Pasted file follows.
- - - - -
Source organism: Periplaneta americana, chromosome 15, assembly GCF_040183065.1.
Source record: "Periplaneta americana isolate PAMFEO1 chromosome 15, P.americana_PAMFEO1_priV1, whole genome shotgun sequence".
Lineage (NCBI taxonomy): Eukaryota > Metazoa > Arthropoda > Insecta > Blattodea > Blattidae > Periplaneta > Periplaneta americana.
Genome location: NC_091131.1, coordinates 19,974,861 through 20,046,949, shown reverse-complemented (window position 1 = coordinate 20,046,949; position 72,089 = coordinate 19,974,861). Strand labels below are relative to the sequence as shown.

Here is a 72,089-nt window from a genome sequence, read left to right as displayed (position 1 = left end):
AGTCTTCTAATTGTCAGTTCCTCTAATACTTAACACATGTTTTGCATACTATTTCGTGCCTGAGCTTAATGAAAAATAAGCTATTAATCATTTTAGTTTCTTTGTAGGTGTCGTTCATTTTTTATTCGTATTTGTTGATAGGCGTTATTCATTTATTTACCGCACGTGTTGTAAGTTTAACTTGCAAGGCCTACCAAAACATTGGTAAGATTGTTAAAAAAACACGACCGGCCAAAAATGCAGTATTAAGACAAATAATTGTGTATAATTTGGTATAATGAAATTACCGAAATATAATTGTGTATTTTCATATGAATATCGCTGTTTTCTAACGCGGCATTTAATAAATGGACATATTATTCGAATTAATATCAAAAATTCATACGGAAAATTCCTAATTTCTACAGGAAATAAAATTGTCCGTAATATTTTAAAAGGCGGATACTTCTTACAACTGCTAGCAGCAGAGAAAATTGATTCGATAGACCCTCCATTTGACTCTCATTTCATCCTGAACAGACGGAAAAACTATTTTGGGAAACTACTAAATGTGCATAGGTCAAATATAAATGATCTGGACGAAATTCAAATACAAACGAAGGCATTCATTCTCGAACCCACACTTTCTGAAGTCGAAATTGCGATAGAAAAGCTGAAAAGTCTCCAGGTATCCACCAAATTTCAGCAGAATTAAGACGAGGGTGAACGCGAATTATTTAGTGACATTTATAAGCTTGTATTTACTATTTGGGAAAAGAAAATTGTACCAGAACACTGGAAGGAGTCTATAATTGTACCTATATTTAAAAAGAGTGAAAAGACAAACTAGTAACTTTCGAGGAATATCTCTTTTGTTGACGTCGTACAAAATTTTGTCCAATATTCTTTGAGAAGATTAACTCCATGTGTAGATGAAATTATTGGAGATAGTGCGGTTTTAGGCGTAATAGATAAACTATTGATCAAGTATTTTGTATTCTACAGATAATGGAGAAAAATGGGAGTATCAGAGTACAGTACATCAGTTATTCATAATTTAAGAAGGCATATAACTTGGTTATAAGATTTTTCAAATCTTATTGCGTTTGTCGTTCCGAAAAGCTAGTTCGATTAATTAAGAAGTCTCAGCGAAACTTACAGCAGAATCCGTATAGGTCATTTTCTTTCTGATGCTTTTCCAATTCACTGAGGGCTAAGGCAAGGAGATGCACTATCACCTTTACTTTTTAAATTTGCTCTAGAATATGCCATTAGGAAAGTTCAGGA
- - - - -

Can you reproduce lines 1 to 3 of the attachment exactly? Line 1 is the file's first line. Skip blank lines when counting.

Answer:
Source organism: Periplaneta americana, chromosome 15, assembly GCF_040183065.1.
Source record: "Periplaneta americana isolate PAMFEO1 chromosome 15, P.americana_PAMFEO1_priV1, whole genome shotgun sequence".
Lineage (NCBI taxonomy): Eukaryota > Metazoa > Arthropoda > Insecta > Blattodea > Blattidae > Periplaneta > Periplaneta americana.